Why Harold is considering marrying again

While choosing his Sunday sermon, Harold wanted to draw from the Finance Bill 2023 and all the proposed taxes. Apparently, he has no qualms with taxes if they do not touch his alcohol.

When he was leader of the village, he thrived off raiding people’s pockets. As a pastor, he still does this.

Feeling funny, he said: “We should tell this government that where there is a levy, tick us!” And so he taught from the book of Leviticus.

Written by Moses, Leviticus details ritual, legal and moral behaviour expected of the Israelites and advises them on how to distance themselves from sin. In this village, where nobody has the ability to mind their own business, a lot of theories have been flying regarding why Harold remains unmarried.

Seeing that his ex Sue is now a powerful woman in the village, many would have expected a sudden change of mind from Harold, a known opportunist.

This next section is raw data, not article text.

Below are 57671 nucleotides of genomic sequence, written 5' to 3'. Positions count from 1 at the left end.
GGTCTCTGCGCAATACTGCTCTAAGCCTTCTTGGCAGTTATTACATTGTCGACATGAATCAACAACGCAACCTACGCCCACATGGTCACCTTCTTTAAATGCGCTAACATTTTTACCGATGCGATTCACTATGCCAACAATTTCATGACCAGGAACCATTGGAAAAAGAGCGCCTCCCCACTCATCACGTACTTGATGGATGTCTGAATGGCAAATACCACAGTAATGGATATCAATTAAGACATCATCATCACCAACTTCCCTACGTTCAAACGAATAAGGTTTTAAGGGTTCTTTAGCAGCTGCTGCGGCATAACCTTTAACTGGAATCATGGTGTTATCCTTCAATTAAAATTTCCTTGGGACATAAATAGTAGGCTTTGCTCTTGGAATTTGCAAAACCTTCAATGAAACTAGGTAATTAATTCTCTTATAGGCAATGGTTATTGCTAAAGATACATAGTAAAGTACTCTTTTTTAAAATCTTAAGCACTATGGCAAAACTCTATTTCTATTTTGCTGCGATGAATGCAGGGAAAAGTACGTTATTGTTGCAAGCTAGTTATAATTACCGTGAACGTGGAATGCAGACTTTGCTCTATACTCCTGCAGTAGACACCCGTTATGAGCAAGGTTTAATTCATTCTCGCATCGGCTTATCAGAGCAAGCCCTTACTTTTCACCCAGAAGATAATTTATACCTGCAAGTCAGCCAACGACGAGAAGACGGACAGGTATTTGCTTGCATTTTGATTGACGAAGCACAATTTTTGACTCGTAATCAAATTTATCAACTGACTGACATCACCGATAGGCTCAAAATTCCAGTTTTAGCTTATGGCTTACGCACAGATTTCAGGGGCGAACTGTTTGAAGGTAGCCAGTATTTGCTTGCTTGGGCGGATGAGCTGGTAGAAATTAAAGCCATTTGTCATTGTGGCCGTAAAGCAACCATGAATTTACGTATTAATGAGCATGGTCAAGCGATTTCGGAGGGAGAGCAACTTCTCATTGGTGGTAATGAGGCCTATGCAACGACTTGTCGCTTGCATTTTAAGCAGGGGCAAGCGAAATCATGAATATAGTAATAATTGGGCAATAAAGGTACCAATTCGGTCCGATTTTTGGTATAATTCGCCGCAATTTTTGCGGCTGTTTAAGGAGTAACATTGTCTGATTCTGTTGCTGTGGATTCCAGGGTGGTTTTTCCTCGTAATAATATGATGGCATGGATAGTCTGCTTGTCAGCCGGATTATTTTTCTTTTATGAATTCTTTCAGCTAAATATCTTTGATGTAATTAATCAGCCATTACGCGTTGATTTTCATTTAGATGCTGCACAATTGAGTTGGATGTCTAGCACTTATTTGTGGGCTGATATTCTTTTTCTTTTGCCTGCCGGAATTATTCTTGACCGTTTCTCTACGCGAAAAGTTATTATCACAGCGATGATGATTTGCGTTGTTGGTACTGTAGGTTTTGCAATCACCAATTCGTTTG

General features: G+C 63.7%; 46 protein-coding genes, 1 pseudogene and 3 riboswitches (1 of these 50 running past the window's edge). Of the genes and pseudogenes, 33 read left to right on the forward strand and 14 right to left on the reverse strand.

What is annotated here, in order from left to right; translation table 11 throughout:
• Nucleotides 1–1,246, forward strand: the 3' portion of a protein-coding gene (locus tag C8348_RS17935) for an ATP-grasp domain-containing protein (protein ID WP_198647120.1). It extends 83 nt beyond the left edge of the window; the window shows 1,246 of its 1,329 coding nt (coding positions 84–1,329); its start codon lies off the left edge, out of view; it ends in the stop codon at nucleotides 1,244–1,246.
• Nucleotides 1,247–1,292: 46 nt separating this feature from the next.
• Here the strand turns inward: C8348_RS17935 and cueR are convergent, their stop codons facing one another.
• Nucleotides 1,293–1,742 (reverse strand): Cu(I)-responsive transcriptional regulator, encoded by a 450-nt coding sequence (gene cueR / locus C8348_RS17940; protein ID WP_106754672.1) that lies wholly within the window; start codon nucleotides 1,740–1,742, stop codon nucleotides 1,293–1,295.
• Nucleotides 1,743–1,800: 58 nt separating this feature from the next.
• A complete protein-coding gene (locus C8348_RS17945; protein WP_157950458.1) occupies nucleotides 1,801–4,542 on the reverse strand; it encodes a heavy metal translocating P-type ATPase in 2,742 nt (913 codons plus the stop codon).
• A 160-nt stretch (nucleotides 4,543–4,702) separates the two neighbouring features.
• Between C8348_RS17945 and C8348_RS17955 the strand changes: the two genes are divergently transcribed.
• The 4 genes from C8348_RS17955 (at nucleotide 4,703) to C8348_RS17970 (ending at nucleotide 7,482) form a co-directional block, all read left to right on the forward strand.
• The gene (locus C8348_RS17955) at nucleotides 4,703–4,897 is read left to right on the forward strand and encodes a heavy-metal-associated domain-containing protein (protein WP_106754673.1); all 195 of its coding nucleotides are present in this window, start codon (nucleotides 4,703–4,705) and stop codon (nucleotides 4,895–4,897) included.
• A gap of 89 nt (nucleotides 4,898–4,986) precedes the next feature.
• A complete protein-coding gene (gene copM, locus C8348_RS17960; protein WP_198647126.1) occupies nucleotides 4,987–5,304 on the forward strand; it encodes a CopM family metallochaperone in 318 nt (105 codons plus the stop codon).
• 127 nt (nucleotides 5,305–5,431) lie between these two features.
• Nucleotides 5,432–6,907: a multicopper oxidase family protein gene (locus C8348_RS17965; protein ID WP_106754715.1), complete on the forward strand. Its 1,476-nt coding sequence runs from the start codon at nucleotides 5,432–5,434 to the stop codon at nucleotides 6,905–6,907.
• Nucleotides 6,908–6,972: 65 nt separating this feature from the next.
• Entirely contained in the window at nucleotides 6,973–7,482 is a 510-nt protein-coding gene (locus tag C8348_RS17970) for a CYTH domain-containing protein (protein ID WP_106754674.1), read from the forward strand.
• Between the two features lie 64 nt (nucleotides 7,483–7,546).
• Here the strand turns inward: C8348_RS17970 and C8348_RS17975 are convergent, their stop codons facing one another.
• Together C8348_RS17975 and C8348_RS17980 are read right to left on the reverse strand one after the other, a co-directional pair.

So donning his crimson cassock which he also uses as a doormat, Harold took his congregation through the holy writ, telling them that a priest could not stoop to levels some of them hoped he would.

“They must not marry women defiled by prostitution or divorced from their husbands, because priests are holy to their God,” he read Leviticus 21:7, and reminded the faithful that both Sue and Clarissa were divorced from their husband, Harold.

“The woman he marries must be a virgin,” he went on reading. 

At the end of the sermon, we were sent out with the duty of looking out for a suitable suitor for an ageing priest, a lady who ticked all the boxes to be marriageable to my uncle. It should have been a much lower bar, I thought. And while Leviticus further on warns against offerings by those with defects, Harold should top the list of the next edition among those not allowed anywhere near the altar.

From being the village’s most accomplished (read infamous) drunkard, to being a deadbeat uncle, stealing from the village’s coffers, dumping two girlfriends (wives, depending on where you stand), and entrenching corruption in his government, Harold is probably the least fit person to stand on the altar and offer any kind of sacrifice.

But with a new wife, a virgin preferably, he hopes that all his transgressions will be behind him as will his countless sins.

Also, that alcohol prices are not touched, otherwise all other levies come straight, and are rubber-stamped, from above (read the national government if you may; heaven if you are very religious).